First consider the people attending your meeting. It's not enough to plan from your perspective alone, since each of us "sees" differently. Plus, if your intent is to deliver a message or solve problems, you need to adopt a relational approach. You're not just talking to folks; you're relating with them. You're trying to understand where they are coming from so that you can link with their ideas and feelings, at least enough to get your point across if not persuade them to your way of thinking.
In planning, you need to think from the other side of your desk and deliver your talk or conduct your meeting with listeners' viewpoints in mind. Here is information you should know about your audience before you convene a meeting.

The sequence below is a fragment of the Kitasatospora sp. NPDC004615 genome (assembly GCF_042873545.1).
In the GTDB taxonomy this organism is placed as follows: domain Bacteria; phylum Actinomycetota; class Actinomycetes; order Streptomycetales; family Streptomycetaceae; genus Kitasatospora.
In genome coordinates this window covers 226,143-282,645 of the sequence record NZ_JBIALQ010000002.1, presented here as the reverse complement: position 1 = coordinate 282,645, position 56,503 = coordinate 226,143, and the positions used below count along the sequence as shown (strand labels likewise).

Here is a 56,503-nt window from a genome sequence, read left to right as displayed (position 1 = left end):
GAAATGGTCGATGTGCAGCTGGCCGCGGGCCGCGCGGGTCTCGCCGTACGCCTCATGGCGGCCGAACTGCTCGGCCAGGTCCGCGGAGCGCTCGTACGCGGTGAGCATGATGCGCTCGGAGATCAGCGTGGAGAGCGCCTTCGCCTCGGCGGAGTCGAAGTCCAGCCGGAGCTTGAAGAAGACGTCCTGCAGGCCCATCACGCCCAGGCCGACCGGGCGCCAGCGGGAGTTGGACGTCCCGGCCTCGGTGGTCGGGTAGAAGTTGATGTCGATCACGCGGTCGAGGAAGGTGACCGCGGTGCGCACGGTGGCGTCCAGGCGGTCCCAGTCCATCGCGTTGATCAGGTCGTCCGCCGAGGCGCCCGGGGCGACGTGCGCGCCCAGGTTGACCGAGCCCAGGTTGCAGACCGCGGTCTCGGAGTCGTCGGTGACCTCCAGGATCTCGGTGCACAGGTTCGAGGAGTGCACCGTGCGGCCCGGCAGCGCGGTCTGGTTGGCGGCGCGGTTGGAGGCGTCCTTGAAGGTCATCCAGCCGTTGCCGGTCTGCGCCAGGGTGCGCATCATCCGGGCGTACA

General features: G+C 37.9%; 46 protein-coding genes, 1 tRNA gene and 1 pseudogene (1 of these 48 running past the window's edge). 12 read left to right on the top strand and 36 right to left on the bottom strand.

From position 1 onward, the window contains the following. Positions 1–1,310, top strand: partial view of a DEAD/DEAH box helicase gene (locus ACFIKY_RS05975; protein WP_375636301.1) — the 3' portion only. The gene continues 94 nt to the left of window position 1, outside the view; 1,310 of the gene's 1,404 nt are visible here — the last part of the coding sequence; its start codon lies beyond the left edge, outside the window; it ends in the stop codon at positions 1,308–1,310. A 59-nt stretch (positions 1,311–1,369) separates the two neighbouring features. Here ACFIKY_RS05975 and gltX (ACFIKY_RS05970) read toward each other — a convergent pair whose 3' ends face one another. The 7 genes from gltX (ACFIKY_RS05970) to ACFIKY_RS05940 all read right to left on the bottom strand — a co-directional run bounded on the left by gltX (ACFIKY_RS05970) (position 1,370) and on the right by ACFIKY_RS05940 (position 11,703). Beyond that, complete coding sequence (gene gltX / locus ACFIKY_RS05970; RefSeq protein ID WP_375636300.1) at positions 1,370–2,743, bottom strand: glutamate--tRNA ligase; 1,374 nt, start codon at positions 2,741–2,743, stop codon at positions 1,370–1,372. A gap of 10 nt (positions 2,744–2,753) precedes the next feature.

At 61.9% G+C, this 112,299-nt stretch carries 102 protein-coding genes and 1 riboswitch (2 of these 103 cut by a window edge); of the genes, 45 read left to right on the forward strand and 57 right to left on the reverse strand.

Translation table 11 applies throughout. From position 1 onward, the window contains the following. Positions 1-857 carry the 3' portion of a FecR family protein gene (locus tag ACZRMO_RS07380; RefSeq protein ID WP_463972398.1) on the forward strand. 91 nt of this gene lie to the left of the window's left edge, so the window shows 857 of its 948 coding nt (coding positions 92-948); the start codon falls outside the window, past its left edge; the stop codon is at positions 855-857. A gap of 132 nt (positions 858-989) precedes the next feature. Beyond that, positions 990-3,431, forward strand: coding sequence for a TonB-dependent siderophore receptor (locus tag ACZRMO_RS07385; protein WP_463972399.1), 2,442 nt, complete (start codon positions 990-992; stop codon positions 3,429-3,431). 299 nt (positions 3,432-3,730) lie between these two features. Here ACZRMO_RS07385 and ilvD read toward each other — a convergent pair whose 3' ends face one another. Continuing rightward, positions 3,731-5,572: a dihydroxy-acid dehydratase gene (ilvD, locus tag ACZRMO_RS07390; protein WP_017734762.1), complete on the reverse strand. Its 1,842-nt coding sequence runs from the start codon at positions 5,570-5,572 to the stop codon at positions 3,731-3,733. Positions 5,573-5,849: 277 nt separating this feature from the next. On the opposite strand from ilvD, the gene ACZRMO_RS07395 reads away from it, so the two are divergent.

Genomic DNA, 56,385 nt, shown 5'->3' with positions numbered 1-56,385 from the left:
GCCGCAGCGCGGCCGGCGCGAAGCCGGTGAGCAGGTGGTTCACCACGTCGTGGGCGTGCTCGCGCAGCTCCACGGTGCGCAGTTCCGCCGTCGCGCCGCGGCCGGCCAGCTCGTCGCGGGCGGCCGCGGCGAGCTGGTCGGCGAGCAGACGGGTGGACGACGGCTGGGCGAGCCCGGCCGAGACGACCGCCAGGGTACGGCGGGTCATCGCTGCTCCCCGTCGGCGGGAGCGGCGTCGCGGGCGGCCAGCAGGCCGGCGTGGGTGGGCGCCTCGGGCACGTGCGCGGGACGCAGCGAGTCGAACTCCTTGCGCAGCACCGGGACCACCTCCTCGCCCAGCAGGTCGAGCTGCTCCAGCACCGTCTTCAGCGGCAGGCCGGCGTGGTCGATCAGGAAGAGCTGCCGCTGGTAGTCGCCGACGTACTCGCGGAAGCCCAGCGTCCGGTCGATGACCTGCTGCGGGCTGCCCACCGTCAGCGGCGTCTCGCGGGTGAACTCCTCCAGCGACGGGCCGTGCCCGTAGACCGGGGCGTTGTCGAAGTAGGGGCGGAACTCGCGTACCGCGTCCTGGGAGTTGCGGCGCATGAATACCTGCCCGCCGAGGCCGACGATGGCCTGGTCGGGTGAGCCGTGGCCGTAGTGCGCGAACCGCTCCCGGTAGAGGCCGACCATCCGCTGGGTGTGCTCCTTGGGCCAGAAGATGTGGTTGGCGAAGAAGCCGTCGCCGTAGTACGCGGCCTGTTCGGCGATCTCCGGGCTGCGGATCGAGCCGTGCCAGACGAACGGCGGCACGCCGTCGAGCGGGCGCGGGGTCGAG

Now comes the hard part! You have to ask yourself what this group would consider important ”and plan your meeting from that direction. Empathizing with your audience, walking around in their moccasins for a while, will help you get into their mindsets . What questions are they likely to ask? Get answers in advance; include them in your talk if you prefer. How can you make your message memorable? Even if you're planning meetings for a small work group you know, think about the issues you're bringing up and how they are likely to respond. Open your meeting by asking them what they want to know, and then provide the answers you've prepared. Listen attentively to their problem-solving suggestions, and treat them with respect and courtesy in decision making. Buy a new outfit for the "Great Boss" award ceremony.